2 Is there a statutory matrimonial property regime and if so, what does it provide?
2.1. Please describe the general principles: Which goods are part of community property? Which goods are part of the separate estates of the spouses?
The principle of community of property does not apply under Irish law and property held by each of the spouses prior to the marriage or acquired by one spouse in the course of the marriage remains the property of that spouse. Whilst there is no automatic entitlement to a share in the property of the other spouse, upon separation and/or divorce the non-owning spouse can claim an entitlement in some or all of property held legally by the other spouse on the basis that such a claim is made in the interests of justice (section 16(5) Family Law Act 1995 and section 20(5) Family Law (Divorce) Act 1996), in light of the circumstances of the marriage and the impact of the separation/divorce order (section 16(2)(a)-(l) Family Law Act 1995 and section 20(2)(a)-(l) Family Law (Divorce) Act 1996).
2.2. Are there legal assumptions concerning the attribution of property?
There are no such legal assumptions.
2.3. Should the spouses establish an inventory of assets? If so, when and how?
The spouses are not legally obliged to establish an inventory of assets upon marriage. However upon application for an order of judicial separation or divorce with associated ancillary relief, both parties are required to file an affidavit of means, outlining details of their assets, income, liabilities, debts and pension holdings (see Order 59, rule 4 Circuit Court Rules 2001 and Order 70A of the Rules of the Superior Courts 1997).
2.4. Who is in charge of the administration of the property? Who is entitled to dispose of the property? May one spouse dispose of/administer the property alone or is the consent of the other spouse necessary (e.g. in cases of disposal of the spouses’ home)? What effect does the missing consent have on the validity of a legal transaction and on opposability towards a third party?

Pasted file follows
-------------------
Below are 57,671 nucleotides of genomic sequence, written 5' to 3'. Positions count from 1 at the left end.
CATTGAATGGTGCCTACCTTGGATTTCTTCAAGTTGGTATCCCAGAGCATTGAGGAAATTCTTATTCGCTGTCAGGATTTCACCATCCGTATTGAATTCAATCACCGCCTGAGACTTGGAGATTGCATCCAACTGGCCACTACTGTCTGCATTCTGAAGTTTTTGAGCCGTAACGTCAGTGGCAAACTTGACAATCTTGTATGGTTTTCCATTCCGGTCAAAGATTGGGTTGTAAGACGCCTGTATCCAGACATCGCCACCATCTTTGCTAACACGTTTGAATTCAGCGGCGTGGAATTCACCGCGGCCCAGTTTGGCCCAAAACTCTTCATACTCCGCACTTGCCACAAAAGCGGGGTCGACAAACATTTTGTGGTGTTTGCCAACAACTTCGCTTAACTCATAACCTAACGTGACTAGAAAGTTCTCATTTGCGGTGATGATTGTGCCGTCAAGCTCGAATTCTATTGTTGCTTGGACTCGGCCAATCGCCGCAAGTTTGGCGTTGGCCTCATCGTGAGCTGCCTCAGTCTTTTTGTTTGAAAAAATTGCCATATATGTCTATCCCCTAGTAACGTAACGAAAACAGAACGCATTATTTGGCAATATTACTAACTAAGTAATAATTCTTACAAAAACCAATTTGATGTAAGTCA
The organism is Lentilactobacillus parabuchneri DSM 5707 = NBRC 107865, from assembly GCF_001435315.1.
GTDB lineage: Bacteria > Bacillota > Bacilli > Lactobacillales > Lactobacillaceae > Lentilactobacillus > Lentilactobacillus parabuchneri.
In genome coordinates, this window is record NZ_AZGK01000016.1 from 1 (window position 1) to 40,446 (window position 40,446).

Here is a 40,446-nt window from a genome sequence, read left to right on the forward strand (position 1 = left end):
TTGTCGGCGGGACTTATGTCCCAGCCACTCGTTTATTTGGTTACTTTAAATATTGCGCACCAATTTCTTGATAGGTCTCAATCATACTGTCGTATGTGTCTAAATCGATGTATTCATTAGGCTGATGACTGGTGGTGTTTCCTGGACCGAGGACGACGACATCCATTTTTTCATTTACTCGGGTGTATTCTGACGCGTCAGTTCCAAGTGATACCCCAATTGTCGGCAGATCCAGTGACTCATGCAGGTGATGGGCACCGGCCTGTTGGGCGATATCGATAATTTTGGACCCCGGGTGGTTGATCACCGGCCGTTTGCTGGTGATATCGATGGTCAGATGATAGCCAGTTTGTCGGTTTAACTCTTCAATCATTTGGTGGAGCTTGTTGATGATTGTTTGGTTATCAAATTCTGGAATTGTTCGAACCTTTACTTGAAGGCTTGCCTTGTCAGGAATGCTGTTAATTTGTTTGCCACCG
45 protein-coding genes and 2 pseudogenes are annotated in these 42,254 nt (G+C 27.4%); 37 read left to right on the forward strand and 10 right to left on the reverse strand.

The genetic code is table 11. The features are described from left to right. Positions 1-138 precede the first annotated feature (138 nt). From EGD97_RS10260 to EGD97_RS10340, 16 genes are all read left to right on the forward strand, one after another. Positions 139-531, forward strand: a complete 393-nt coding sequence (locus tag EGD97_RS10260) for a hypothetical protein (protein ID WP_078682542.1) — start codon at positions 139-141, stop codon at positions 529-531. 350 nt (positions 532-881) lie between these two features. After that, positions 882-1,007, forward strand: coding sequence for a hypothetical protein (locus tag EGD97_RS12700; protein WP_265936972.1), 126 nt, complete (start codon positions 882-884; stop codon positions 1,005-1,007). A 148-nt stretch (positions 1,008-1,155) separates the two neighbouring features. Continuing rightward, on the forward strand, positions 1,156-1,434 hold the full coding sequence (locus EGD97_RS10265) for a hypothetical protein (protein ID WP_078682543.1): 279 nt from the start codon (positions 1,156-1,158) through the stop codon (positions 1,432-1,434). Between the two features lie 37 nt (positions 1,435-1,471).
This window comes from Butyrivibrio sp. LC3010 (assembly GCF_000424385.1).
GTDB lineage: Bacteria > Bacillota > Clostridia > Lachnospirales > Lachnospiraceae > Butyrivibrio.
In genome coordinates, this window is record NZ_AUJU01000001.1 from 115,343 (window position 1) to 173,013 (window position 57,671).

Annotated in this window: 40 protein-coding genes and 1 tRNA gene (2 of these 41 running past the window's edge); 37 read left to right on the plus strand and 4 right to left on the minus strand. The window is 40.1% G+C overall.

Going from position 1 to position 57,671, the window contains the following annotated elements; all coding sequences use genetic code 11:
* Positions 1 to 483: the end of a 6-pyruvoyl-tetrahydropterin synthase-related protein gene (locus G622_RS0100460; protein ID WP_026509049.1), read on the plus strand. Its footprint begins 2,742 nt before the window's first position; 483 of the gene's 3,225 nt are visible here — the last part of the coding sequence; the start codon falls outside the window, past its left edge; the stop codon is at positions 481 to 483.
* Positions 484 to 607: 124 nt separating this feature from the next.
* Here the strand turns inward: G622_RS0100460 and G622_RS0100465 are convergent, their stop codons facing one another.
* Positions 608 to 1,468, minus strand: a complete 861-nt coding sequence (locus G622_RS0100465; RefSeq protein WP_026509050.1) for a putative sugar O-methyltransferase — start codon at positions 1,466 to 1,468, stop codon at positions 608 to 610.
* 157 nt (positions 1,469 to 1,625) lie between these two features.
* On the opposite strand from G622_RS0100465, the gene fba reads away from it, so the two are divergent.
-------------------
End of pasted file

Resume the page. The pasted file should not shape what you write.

In the course of a valid subsisting marriage, each spouse is in charge of the administration of his/her property and does not typically require the consent of the other spouse for the administration or disposal of that property. The family home of the parties, as defined by section 2(1) Family Home Protection Act 1976, as amended by section 54(1) of the Family Law Act 1995, receives special protection under Irish law. Even where the family home is held in the sole name of one of the spouses, the spouse with legal ownership is not permitted to convey the family home or otherwise secure a charge on the family home without the written consent of the non-owning spouse (section 3(1) Family Home Protection Act 1976). Where such a conveyance occurs without the consent of the other spouse, the purported conveyance shall be void (section 3(1) Family Home Protection Act 1976). However no conveyance shall be void by reason only of this consent requirement where the conveyance is made to a purchaser for full value without notice (section 3(3)(a) Family Home Protection Act 1976).
2.5. Are any legal transactions made by one spouse also binding on the other?
There are no such transactions.
2.6. Who is liable for debts incurred during the marriage? Which property may be used by creditors to satisfy their claims?
Each spouse is responsible for their own debts incurred in the course of the marriage, unless agreements provide otherwise.
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Couples in Ireland
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